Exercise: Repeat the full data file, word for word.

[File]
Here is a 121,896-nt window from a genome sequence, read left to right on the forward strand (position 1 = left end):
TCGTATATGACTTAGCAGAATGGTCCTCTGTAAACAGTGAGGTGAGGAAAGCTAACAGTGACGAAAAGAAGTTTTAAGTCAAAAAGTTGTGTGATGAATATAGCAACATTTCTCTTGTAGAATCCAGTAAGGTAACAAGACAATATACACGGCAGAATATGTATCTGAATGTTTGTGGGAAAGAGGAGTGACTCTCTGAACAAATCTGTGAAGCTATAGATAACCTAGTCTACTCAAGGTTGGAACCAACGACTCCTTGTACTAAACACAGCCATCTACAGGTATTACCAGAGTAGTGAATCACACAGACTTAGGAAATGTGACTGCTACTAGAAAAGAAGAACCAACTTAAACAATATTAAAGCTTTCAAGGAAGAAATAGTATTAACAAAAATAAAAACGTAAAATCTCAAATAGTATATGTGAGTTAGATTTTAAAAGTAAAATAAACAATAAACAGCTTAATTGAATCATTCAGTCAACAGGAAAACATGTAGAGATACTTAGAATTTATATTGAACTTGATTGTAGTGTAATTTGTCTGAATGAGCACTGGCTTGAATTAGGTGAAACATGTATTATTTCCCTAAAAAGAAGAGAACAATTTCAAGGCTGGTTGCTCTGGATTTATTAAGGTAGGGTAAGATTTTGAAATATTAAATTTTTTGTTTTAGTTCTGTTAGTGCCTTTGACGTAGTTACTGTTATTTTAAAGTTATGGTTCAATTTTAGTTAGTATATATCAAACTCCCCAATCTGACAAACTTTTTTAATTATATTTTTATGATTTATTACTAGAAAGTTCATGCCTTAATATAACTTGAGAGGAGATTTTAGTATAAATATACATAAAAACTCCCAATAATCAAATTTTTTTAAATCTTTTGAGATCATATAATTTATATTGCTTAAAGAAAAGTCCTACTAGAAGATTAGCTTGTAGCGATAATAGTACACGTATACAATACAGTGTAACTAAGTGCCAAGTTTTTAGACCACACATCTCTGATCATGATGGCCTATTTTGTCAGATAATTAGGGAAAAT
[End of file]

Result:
Here is a 121,896-nt window from a genome sequence, read left to right on the forward strand (position 1 = left end):
TCGTATATGACTTAGCAGAATGGTCCTCTGTAAACAGTGAGGTGAGGAAAGCTAACAGTGACGAAAAGAAGTTTTAAGTCAAAAAGTTGTGTGATGAATATAGCAACATTTCTCTTGTAGAATCCAGTAAGGTAACAAGACAATATACACGGCAGAATATGTATCTGAATGTTTGTGGGAAAGAGGAGTGACTCTCTGAACAAATCTGTGAAGCTATAGATAACCTAGTCTACTCAAGGTTGGAACCAACGACTCCTTGTACTAAACACAGCCATCTACAGGTATTACCAGAGTAGTGAATCACACAGACTTAGGAAATGTGACTGCTACTAGAAAAGAAGAACCAACTTAAACAATATTAAAGCTTTCAAGGAAGAAATAGTATTAACAAAAATAAAAACGTAAAATCTCAAATAGTATATGTGAGTTAGATTTTAAAAGTAAAATAAACAATAAACAGCTTAATTGAATCATTCAGTCAACAGGAAAACATGTAGAGATACTTAGAATTTATATTGAACTTGATTGTAGTGTAATTTGTCTGAATGAGCACTGGCTTGAATTAGGTGAAACATGTATTATTTCCCTAAAAAGAAGAGAACAATTTCAAGGCTGGTTGCTCTGGATTTATTAAGGTAGGGTAAGATTTTGAAATATTAAATTTTTTGTTTTAGTTCTGTTAGTGCCTTTGACGTAGTTACTGTTATTTTAAAGTTATGGTTCAATTTTAGTTAGTATATATCAAACTCCCCAATCTGACAAACTTTTTTAATTATATTTTTATGATTTATTACTAGAAAGTTCATGCCTTAATATAACTTGAGAGGAGATTTTAGTATAAATATACATAAAAACTCCCAATAATCAAATTTTTTTAAATCTTTTGAGATCATATAATTTATATTGCTTAAAGAAAAGTCCTACTAGAAGATTAGCTTGTAGCGATAATAGTACACGTATACAATACAGTGTAACTAAGTGCCAAGTTTTTAGACCACACATCTCTGATCATGATGGCCTATTTTGTCAGATAATTAGGGAAAAT